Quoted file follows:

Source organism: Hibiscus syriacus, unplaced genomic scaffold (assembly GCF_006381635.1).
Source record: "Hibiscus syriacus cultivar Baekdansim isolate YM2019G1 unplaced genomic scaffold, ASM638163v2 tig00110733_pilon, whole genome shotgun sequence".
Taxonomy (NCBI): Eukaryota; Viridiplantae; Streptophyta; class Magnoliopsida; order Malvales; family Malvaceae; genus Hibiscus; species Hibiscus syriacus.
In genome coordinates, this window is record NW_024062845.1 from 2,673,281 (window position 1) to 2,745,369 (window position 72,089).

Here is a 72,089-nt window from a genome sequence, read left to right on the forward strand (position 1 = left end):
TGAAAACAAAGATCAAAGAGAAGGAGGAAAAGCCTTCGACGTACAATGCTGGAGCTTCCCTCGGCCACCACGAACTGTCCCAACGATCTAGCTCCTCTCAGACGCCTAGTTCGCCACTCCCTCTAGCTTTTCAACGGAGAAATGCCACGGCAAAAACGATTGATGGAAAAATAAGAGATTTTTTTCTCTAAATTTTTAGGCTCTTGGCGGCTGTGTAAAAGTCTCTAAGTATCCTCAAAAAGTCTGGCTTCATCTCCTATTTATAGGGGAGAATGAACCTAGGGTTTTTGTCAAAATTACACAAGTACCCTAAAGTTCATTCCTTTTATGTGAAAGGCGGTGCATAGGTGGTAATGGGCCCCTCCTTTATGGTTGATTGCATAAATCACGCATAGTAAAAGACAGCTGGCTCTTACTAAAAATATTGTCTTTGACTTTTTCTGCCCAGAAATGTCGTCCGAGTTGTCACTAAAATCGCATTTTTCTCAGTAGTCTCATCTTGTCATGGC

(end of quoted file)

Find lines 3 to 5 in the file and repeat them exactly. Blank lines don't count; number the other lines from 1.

Taxonomy (NCBI): Eukaryota; Viridiplantae; Streptophyta; class Magnoliopsida; order Malvales; family Malvaceae; genus Hibiscus; species Hibiscus syriacus.
In genome coordinates, this window is record NW_024062845.1 from 2,673,281 (window position 1) to 2,745,369 (window position 72,089).

Here is a 72,089-nt window from a genome sequence, read left to right on the forward strand (position 1 = left end):